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Developmental Delays Essay

1 in every 6 U.S. children are diagnosed with a developmental disability, according to a new Centers for Disease Control (CDC) and Prevention study published online in the journal Pediatrics Monday. The represents an increase of 17% between 1997 and 2008 alone. Child development refers to the process in which children go through changes in skill development during predictable time periods, called developmental milestones. Developmental delay occurs when children have no reached these milestones by the expected time period. For example, if the normal range for learning to walk is between 9 and 15 months, and a 20-month-old child has still not begun walking, this would be considered a developmental delay. Developmental delays can occur in all five areas of development or may just happen in one or more of those areas. Also the growth in each area of development is related to growth I the other areas. So if there is a difficulty in one area, such as speech and language, it is likely to influence development in other areas like social and emotional. Children are placed at genetic risk by being born with a genetic or chromosomal abnormality. A good example of genetic risk is Down syndrome, a disorder that causes developmental delay because of an abnormal chromosome. Environmental risk results from exposure to harmful agents either before or after birth, and can include things like poor maternal nutrition or exposure to toxins like lead or drugs or infections that are passed form a mother to her baby during pregnancy. Environmental risk also includes a child’s life experiences. For example, children who are born prematurely face severe poverty, mother’s depression, poor nutrition, or lack of care and are at increased risk for developmental delays. Risk factors have a cumulative impact upon development. As the number of risk factors increases, a child is put at greater risk for developmental delay. There are several general “warning signs” of possible delay. These include:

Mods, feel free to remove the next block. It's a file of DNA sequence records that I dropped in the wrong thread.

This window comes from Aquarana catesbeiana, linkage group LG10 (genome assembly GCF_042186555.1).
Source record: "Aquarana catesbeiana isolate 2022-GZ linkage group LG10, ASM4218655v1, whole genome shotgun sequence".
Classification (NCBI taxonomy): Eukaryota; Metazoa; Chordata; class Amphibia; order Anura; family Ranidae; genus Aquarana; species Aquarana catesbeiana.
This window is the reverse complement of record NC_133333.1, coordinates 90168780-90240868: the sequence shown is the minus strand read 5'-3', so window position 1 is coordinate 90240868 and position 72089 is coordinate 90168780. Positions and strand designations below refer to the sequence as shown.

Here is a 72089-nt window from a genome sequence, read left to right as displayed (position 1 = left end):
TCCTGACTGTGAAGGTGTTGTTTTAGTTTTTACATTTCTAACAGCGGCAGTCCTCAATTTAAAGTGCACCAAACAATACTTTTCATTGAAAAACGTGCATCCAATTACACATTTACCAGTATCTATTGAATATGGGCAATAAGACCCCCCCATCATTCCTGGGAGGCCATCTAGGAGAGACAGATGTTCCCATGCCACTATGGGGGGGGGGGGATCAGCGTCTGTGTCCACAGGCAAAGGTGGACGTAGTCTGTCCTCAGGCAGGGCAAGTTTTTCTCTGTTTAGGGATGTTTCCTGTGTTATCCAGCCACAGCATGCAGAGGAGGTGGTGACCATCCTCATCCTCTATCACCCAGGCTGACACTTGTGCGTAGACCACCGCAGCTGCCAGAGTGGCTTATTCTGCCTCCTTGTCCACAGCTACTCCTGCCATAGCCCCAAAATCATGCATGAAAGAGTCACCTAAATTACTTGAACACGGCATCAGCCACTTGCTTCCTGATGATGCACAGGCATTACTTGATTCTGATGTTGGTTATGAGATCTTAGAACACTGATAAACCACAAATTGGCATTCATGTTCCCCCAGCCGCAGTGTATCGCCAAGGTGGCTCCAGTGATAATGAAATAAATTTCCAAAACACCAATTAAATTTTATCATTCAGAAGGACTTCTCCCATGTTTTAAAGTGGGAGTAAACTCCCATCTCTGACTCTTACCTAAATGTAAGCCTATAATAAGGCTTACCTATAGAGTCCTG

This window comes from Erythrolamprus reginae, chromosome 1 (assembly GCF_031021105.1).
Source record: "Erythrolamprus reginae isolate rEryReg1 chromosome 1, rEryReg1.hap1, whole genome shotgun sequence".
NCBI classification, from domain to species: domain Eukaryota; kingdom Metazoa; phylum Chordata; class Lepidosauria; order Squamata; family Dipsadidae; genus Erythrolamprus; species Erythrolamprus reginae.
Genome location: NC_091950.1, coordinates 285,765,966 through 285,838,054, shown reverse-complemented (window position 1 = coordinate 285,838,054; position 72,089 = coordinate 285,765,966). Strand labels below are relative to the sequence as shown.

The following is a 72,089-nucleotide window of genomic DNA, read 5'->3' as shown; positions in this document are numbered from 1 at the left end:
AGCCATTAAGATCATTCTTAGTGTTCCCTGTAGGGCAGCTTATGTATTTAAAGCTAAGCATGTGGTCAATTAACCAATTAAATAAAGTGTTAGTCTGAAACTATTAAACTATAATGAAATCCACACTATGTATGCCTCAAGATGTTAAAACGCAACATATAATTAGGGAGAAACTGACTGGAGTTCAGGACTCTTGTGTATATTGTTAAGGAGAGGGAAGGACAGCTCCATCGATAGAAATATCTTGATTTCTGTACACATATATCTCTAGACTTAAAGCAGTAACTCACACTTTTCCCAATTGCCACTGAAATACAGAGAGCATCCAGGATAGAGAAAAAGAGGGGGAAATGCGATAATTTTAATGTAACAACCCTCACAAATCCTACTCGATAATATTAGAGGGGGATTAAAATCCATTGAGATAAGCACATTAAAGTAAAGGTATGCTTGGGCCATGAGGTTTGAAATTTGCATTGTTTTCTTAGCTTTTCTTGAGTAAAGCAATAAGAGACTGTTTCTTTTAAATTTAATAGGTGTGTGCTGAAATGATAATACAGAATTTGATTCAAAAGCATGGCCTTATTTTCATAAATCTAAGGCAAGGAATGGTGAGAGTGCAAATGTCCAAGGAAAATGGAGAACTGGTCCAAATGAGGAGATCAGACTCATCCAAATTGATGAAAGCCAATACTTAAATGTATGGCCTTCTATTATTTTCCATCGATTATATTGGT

* Behavioral
* Does not pay attention or stay focused on an activity for as long a time as other children of the same age * Focuses on unusual objects for long periods of time; enjoys this more than interacting with others * Avoids or rarely makes eye contact with others

* Gets unusually frustrated when trying to do simple tasks that most children of the same age can do * Shows aggressive behaviors and acting out and appears to be very stubborn compared with other children * Displays violent behaviors on a daily basis

* Stares into space, rocks body, or talks to self more often than other children of the same age * Does not seek love and approval from caregiver or parent * Gross motor
* Has stiff arms and/or legs
* Has a floppy or limp body posture compared to other children of the same age * Uses on side of body more than the other
* Has a very clumsy manner compared with other children of the same age In addition, because children usually acquire developmental milestones or skills during a specific time frame or “window”, we can predict when most children will learn different skills. In the world today there are many programs for children who are experiencing developmental delays.

These programs help the children catch up if it is possible and improve the skills they have. Examples of such programs include: * IEP (individualized education plan)
* Early intervention services
* IFSP (individualized family service plan

According to the CDC the percentages of U.S. children in the age group of 3-17 years of age, 1997-2008 are as follows: * Any developmental disability
* 13.87%
* Learning disability
* 7.66%
* ADHD
* 6.69%
In conclusion I would say there are a lot more options today for children with developmental delays then there were years ago. We are making progress in helping our special needs children and this will continue to help them improve the quality of life that these children have in their future. I
also believe that all children develop at a slightly different pace and some of the more recent diagnosis might be to quick to hand out. I am a parent of 2 special needs children one mild and one more severe so I can relate to this subject more and have a bias opinion on both sides of the discussion.